Call to strengthen clinical research trial management in South-East Asia

Shobha Shukla and Bobby Ramakant, CNS
RIHES Laboratory, CMU
Since South-East Asian nations share a significant burden of major health challenges, it is important to strengthen clinical research management processes in these nations so that they can find relevant health solutions in their local contexts and ground realities. Thailand is undoubtedly an exception in South-East Asia with robust clinical research trials happening there since the past many years. But a lot remains to be desired in terms of clinical trial management capacity in countries such as Laos, Cambodia, Viet Nam, Myanmar, Indonesia, and Philippines, among others.

'Community Advisory Board is a bridge between researchers and community'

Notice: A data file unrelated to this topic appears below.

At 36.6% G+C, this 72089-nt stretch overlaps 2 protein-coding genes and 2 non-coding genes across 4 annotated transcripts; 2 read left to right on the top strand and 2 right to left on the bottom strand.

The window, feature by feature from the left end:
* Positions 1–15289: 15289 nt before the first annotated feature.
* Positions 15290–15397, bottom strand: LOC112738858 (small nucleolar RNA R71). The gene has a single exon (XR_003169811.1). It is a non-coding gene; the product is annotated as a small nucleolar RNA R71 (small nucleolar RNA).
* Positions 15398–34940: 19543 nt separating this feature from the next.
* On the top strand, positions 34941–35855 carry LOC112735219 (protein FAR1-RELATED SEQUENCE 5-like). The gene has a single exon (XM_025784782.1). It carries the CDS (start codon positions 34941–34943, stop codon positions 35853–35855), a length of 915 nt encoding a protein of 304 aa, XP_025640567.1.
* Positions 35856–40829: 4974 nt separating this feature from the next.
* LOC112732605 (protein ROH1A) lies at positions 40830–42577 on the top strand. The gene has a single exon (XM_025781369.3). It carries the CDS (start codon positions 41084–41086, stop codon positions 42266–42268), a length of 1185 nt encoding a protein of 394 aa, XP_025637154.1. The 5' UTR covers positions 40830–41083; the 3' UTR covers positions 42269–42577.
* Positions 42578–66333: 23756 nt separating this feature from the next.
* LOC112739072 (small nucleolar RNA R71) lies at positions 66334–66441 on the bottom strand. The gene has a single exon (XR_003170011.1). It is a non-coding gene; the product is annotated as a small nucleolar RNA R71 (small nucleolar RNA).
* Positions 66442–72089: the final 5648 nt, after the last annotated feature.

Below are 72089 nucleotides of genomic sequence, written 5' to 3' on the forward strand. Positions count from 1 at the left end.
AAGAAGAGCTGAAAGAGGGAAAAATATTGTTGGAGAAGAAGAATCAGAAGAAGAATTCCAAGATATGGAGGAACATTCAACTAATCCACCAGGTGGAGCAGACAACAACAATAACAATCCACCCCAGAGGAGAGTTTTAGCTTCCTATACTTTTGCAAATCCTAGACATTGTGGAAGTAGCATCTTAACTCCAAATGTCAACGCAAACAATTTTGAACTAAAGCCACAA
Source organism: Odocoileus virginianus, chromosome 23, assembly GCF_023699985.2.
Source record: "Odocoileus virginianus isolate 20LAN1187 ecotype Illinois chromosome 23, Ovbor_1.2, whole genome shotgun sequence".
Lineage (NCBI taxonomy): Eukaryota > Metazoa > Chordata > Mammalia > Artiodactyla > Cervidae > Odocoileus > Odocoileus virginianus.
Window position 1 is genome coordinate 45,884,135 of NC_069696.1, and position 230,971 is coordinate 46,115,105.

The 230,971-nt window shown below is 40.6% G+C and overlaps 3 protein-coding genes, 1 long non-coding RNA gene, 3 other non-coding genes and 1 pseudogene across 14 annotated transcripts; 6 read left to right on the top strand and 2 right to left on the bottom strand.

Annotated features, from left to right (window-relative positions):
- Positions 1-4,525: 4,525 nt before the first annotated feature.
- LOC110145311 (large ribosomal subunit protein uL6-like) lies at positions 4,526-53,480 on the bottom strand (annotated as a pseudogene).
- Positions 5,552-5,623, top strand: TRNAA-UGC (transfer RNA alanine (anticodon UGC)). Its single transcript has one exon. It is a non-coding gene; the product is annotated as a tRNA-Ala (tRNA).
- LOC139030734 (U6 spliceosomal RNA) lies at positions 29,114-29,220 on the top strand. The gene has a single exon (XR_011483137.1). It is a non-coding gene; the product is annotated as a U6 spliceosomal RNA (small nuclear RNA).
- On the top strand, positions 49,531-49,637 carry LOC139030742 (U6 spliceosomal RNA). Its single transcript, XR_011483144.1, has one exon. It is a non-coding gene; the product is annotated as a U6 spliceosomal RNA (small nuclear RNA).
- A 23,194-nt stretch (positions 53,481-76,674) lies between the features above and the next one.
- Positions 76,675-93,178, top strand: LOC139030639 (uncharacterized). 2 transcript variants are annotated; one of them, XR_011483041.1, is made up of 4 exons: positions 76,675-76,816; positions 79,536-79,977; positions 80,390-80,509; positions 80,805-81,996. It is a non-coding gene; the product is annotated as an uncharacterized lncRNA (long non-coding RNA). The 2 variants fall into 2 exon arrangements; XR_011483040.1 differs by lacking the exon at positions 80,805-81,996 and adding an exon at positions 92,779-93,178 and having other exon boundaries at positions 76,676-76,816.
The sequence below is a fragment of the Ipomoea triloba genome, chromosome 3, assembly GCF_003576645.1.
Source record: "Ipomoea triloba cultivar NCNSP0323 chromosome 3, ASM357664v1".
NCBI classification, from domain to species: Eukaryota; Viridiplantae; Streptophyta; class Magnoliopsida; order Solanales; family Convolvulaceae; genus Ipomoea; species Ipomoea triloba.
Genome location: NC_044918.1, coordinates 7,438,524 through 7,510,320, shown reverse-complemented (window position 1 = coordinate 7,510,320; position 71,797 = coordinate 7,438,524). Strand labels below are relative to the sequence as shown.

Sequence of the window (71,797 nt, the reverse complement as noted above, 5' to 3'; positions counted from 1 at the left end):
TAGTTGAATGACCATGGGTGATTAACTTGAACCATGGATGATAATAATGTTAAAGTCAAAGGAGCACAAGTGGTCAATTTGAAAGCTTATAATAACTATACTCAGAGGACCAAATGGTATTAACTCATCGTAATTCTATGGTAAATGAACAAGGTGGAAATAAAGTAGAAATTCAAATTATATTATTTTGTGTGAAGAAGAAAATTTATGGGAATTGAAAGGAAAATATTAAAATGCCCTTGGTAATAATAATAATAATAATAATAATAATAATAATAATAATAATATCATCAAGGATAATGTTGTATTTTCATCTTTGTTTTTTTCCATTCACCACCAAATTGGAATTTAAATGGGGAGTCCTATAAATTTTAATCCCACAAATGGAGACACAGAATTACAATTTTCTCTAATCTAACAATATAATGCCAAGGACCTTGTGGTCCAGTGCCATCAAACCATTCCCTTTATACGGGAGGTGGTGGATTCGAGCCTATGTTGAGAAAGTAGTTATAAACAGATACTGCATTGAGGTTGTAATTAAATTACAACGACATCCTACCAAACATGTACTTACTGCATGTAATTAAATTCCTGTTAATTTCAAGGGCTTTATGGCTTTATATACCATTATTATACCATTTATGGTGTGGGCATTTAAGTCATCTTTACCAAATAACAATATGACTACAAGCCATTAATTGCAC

Shobha Shukla and Bobby Ramakant, CNS
Engaging communities genuinely in scientific research and keeping them updated is of paramount importance to ensure that ethical issues are addressed as science moves ahead. The Community Advisory Board (CAB) plays a very crucial and important role in involving the community with the actual implementation of any clinical study. In an interview given to Citizen News Service (CNS), Dr Suwat Chariyalertsak, Director of Research Institute for Health Sciences (RIHES), Chiang Mai University, told that the Chiang Mai site in Thailand has two CABs-- the prevention CAB (for MTN017 study) around HIV prevention research and the treatment CAB (for HTPN 052 study) for treatment related research.

Research study to test anti-HIV gel for gay men and transgenders commences in Chiang Mai

Shobha Shukla and Bobby Ramakant, CNS
Dr Suwat Chariyalertsak, RIHES
at PIMAN Centre